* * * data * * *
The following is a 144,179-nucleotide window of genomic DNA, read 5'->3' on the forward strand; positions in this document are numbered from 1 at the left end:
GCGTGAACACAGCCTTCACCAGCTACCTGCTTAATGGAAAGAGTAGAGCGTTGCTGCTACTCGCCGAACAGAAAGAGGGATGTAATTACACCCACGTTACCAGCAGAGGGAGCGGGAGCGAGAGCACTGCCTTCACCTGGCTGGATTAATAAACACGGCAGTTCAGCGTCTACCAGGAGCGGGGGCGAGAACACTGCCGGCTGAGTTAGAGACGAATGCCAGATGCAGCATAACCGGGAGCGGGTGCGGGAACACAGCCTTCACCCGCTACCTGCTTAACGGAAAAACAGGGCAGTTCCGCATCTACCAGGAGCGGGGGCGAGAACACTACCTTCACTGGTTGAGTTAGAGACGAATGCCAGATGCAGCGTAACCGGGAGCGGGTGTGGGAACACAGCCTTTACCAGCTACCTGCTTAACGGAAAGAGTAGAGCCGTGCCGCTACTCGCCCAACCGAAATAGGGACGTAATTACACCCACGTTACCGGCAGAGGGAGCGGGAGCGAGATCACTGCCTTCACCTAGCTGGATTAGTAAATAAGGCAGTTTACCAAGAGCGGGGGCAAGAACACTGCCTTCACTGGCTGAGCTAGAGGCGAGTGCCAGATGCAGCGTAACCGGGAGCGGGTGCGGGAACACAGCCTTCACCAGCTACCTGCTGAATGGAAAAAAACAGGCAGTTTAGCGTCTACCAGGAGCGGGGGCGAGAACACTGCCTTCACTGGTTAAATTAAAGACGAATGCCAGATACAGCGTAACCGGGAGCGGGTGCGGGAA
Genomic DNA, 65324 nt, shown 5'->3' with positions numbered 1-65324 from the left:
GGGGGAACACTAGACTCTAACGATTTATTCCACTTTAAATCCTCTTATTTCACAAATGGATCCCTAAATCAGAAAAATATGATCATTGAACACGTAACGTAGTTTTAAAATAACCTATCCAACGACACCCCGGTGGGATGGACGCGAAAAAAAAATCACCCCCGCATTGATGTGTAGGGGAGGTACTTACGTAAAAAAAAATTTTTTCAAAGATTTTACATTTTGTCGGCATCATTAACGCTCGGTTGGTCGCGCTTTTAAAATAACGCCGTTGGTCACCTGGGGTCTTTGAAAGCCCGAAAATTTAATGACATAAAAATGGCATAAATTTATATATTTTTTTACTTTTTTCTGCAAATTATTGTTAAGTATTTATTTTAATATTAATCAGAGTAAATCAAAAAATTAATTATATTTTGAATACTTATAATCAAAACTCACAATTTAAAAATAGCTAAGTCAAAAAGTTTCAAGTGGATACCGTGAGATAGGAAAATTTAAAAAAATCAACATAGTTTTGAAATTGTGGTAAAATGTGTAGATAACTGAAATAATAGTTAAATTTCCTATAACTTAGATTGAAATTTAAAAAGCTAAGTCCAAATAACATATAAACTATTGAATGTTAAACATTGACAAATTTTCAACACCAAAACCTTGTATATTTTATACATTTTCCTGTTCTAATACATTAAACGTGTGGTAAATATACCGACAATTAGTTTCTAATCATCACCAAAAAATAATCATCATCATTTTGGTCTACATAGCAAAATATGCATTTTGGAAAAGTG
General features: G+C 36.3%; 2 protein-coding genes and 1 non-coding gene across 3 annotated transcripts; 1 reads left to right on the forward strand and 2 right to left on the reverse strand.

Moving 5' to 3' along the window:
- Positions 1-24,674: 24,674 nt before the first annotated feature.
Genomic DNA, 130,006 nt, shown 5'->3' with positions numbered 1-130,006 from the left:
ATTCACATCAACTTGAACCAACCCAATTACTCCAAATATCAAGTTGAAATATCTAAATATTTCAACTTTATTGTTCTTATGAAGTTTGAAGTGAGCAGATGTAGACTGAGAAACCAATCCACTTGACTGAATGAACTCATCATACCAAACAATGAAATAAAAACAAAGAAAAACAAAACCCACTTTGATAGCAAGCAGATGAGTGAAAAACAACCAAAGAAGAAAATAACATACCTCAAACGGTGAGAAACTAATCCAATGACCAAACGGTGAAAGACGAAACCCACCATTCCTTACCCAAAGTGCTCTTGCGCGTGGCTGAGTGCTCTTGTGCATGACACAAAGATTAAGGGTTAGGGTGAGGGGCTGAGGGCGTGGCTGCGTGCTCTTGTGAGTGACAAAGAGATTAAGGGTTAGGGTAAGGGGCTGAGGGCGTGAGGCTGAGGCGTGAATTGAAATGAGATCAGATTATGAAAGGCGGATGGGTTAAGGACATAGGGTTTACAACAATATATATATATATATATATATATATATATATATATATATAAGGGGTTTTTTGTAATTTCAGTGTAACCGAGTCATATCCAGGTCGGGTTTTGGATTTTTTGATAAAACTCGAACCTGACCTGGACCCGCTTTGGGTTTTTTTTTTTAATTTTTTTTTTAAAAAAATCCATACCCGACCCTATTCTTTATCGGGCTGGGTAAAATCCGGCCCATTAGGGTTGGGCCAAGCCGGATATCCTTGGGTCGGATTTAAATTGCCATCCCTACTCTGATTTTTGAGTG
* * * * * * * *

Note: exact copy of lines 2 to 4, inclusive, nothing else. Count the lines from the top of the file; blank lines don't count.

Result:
GCGTGAACACAGCCTTCACCAGCTACCTGCTTAATGGAAAGAGTAGAGCGTTGCTGCTACTCGCCGAACAGAAAGAGGGATGTAATTACACCCACGTTACCAGCAGAGGGAGCGGGAGCGAGAGCACTGCCTTCACCTGGCTGGATTAATAAACACGGCAGTTCAGCGTCTACCAGGAGCGGGGGCGAGAACACTGCCGGCTGAGTTAGAGACGAATGCCAGATGCAGCATAACCGGGAGCGGGTGCGGGAACACAGCCTTCACCCGCTACCTGCTTAACGGAAAAACAGGGCAGTTCCGCATCTACCAGGAGCGGGGGCGAGAACACTACCTTCACTGGTTGAGTTAGAGACGAATGCCAGATGCAGCGTAACCGGGAGCGGGTGTGGGAACACAGCCTTTACCAGCTACCTGCTTAACGGAAAGAGTAGAGCCGTGCCGCTACTCGCCCAACCGAAATAGGGACGTAATTACACCCACGTTACCGGCAGAGGGAGCGGGAGCGAGATCACTGCCTTCACCTAGCTGGATTAGTAAATAAGGCAGTTTACCAAGAGCGGGGGCAAGAACACTGCCTTCACTGGCTGAGCTAGAGGCGAGTGCCAGATGCAGCGTAACCGGGAGCGGGTGCGGGAACACAGCCTTCACCAGCTACCTGCTGAATGGAAAAAAACAGGCAGTTTAGCGTCTACCAGGAGCGGGGGCGAGAACACTGCCTTCACTGGTTAAATTAAAGACGAATGCCAGATACAGCGTAACCGGGAGCGGGTGCGGGAA
Genomic DNA, 65324 nt, shown 5'->3' with positions numbered 1-65324 from the left:
GGGGGAACACTAGACTCTAACGATTTATTCCACTTTAAATCCTCTTATTTCACAAATGGATCCCTAAATCAGAAAAATATGATCATTGAACACGTAACGTAGTTTTAAAATAACCTATCCAACGACACCCCGGTGGGATGGACGCGAAAAAAAAATCACCCCCGCATTGATGTGTAGGGGAGGTACTTACGTAAAAAAAAATTTTTTCAAAGATTTTACATTTTGTCGGCATCATTAACGCTCGGTTGGTCGCGCTTTTAAAATAACGCCGTTGGTCACCTGGGGTCTTTGAAAGCCCGAAAATTTAATGACATAAAAATGGCATAAATTTATATATTTTTTTACTTTTTTCTGCAAATTATTGTTAAGTATTTATTTTAATATTAATCAGAGTAAATCAAAAAATTAATTATATTTTGAATACTTATAATCAAAACTCACAATTTAAAAATAGCTAAGTCAAAAAGTTTCAAGTGGATACCGTGAGATAGGAAAATTTAAAAAAATCAACATAGTTTTGAAATTGTGGTAAAATGTGTAGATAACTGAAATAATAGTTAAATTTCCTATAACTTAGATTGAAATTTAAAAAGCTAAGTCCAAATAACATATAAACTATTGAATGTTAAACATTGACAAATTTTCAACACCAAAACCTTGTATATTTTATACATTTTCCTGTTCTAATACATTAAACGTGTGGTAAATATACCGACAATTAGTTTCTAATCATCACCAAAAAATAATCATCATCATTTTGGTCTACATAGCAAAATATGCATTTTGGAAAAGTG